by Judith Curry
I’m in San Diego, with a few moments to catch up on the blog and share my impressions of my visit to MIT.
Here are some random musings from my visit, which I enjoyed very much. I’ll focus on topics that I think the Denizens might find interesting.
Lunch with students
I had lunch with about 10 graduate students, which was very enjoyable. Two of the students frequented the climate blogs, primarily Real Climate and other blogs on their blog list (one of the students reads my blog). The students that the read the blogs were much more conversant with broad range of issues surrounding climate science than those that didn’t read the blogs.
The students were interested in my interactions with the private sector, and my general impressions of opportunities and pros/cons associated with jobs in academia, private sector and government labs.
Meetings with faculty members
I had the opportunity for one-on-one meetings with six faculty members, each of which was very interesting in a different way.
Two of the younger faculty members frequently read the blogs, they were under the impression that the students were getting a lot of information from them (although this was not particularly the case of the students with whom I had lunch). Both tried to peruse a range of climate blogs (and frequently read Climate Etc). In terms of skeptical blogs, one faculty member mentioned that the main skeptical blog they visited was the Heartland Inst blog; was unaware of Climate Audit, Blackboard, WUWT, Bishop Hill, etc.
I did encounter an interesting item of academic gossip – Susan Solomon will be joining the MIT faculty in January.
Another interesting note. Last week, Susan Solomon gave EAPS’ other named lecture, the Houghton Lecture. Next week, for the regular seminar series, the speaker will be Mike Mann (who was invited by the students).
The final version of my presentation is posted uncertainty monster mit final
I would like thank all of you who provided constructive suggestions for my .ppt slides. There were about 100 people in the audience, and it was pouring rain which may have kept a few people away.
Overall, I was pleased with the seminar. Some minor technical difficulties with the computer jumping to the next slide everytime the computer was touched in any way. The seminar was about 10 minutes longer than I planned for. But I think it went well.
There was time for about a half dozen questions. The one technical question about the science was related to optimal fingerprinting methods, which I didn’t have time to delve into any detail, that would be a good topic for a future post. Several other questions were related to decision making under uncertainty. One person asked what could be done about the IPCC, since it seemed to be rather broken. My response was that I didn’t seen any signs of change, and that the only hope might be to put the IPCC under the auspices solely of the WMO.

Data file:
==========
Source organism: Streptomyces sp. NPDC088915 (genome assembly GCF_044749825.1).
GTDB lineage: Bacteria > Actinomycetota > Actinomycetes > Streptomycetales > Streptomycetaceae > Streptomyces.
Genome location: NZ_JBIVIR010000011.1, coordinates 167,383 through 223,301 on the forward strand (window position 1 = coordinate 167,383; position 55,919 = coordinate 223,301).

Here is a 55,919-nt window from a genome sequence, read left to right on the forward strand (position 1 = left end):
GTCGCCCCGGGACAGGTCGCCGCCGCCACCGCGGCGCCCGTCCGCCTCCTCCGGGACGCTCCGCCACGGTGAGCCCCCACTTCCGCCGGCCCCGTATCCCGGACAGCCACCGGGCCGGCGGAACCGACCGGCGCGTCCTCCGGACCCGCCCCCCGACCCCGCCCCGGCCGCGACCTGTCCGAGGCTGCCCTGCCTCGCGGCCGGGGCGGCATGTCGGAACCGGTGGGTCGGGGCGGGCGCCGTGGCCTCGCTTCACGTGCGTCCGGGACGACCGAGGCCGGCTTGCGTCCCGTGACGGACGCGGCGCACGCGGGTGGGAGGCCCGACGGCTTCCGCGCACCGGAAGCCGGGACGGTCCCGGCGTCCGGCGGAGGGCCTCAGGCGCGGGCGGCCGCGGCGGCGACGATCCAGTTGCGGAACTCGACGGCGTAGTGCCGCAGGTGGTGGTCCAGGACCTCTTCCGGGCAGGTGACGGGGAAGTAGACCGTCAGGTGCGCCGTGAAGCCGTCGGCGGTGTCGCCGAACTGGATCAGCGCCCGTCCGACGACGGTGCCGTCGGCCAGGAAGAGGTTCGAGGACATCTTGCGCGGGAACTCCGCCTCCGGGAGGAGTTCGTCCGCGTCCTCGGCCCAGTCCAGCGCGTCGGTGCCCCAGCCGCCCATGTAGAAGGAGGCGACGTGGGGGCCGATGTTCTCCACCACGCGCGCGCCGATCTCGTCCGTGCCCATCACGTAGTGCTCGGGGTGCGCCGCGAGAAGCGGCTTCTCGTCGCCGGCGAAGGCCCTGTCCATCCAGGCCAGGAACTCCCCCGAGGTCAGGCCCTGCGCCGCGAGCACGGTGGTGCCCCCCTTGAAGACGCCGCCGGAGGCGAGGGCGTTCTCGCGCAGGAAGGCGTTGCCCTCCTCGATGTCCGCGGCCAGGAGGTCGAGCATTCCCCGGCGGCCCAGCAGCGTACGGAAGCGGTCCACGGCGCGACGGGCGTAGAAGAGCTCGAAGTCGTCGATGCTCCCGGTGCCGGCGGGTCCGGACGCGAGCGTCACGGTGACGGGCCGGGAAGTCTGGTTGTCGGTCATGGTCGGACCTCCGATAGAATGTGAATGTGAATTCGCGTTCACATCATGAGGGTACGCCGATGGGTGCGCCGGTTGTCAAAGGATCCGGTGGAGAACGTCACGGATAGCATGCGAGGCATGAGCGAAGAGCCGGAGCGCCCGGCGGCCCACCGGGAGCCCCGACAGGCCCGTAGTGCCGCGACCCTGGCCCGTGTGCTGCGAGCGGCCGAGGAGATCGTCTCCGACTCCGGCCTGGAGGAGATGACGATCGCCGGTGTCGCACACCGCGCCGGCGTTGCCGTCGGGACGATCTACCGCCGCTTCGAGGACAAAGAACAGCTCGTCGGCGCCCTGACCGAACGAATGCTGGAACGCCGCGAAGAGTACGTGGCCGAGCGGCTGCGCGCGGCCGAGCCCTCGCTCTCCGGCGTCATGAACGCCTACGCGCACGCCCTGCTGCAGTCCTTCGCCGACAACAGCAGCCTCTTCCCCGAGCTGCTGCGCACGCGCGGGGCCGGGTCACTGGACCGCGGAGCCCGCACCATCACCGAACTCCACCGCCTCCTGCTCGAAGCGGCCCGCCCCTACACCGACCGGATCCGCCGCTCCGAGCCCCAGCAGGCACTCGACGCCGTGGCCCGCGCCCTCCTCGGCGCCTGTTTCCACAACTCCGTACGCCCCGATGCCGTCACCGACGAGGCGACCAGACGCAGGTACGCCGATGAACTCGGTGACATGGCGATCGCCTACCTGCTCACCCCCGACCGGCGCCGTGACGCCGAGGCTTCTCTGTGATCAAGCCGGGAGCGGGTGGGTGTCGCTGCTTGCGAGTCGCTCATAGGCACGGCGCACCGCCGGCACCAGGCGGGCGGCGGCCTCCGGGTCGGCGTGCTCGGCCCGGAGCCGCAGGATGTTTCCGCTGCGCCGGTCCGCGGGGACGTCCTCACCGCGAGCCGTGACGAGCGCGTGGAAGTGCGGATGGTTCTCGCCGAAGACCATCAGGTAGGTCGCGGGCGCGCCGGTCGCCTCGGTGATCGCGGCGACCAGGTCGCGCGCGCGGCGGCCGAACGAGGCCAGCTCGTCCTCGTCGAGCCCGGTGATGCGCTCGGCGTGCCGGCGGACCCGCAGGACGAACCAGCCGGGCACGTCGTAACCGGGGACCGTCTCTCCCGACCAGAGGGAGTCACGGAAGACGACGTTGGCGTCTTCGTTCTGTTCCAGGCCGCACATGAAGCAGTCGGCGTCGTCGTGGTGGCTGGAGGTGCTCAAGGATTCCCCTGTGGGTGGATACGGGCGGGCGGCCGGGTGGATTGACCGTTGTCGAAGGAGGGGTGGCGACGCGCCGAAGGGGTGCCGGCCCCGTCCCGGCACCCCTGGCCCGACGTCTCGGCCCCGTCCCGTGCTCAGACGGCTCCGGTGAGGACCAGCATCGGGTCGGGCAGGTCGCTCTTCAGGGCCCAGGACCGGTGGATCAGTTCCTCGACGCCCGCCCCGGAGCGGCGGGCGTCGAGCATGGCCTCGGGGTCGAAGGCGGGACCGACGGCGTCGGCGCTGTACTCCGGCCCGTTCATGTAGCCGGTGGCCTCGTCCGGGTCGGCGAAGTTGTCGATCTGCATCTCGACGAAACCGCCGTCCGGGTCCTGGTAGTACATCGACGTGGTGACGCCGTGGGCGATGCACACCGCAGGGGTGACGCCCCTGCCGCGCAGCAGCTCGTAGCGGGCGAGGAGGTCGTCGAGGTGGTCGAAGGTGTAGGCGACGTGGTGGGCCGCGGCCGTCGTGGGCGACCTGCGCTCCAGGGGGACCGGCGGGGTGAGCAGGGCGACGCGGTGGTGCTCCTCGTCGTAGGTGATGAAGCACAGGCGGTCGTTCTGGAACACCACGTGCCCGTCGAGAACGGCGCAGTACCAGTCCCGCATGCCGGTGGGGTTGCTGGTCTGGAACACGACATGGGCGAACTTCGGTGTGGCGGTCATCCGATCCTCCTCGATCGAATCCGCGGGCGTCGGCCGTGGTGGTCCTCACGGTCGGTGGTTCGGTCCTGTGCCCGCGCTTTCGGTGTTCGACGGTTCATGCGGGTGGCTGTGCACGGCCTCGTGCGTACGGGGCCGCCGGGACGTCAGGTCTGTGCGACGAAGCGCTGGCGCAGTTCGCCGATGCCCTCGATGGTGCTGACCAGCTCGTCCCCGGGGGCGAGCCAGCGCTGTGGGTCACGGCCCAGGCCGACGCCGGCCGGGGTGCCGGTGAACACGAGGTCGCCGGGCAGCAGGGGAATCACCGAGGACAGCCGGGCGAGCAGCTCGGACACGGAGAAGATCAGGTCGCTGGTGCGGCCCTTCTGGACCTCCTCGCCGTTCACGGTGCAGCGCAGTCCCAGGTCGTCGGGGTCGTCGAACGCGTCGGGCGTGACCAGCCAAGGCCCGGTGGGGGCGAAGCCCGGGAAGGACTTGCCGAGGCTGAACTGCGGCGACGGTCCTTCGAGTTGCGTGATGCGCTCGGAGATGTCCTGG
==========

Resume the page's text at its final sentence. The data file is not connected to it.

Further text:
One faculty member came up to me after the talk, and thanked me profusely for having the courage to say what I did, and said he agreed with everything I said, and hoped that our field could change its direction from the unfortunate path that we were on.
Note, Richard Lindzen was not on campus, apparently it was a religious holiday for him.
The most interesting discussions were at the reception following the talk. People were glad that I “stirred the pot” and got people thinking.
One faculty member thought I wimped out a bit on my answer regarding the IPCC, and thought that the IPCC should just be disbanded. This started a discussion on the IPCC. Ron Prinn related a very interesting story. Ron was a lead author on AR4 Chapter 2. He is a big fan of the Morgan et al. (2006) expert elicitation study on aerosol radiative forcing (mentioned on slide 30 of my talk), and in fact recommended to Morgan that he conduct this study. Prinn tried to get the Ch 2 group to include this paper in their chapter but they refused to. The argument was that they decided on their consensus approach, and didn’t want to confuse things with a different methodology (that happened to include a result whereby aerosol indirect effects in the 20th century might be -2.1 W m-2 or more, which is a value that is larger than the direct CO2 forcing in the 20th century (1.7 Wm-2). He was unable to get this study even included in the references, although he was a lead author.
My overall impression was that the audience was more than ready to hear my arguments about uncertainty. I received a strong impression that the really good scientists at MIT want to get away from the crazy situation that climate science has found itself in (largely owing to the IPCC) and get climate science back on track. Concerns were raised about the adverse effects of the politicization of climate science were having on recruiting students into this field.
So I think my message was well received, by an audience that does not have the reputation of being overly polite or shy about disagreeing.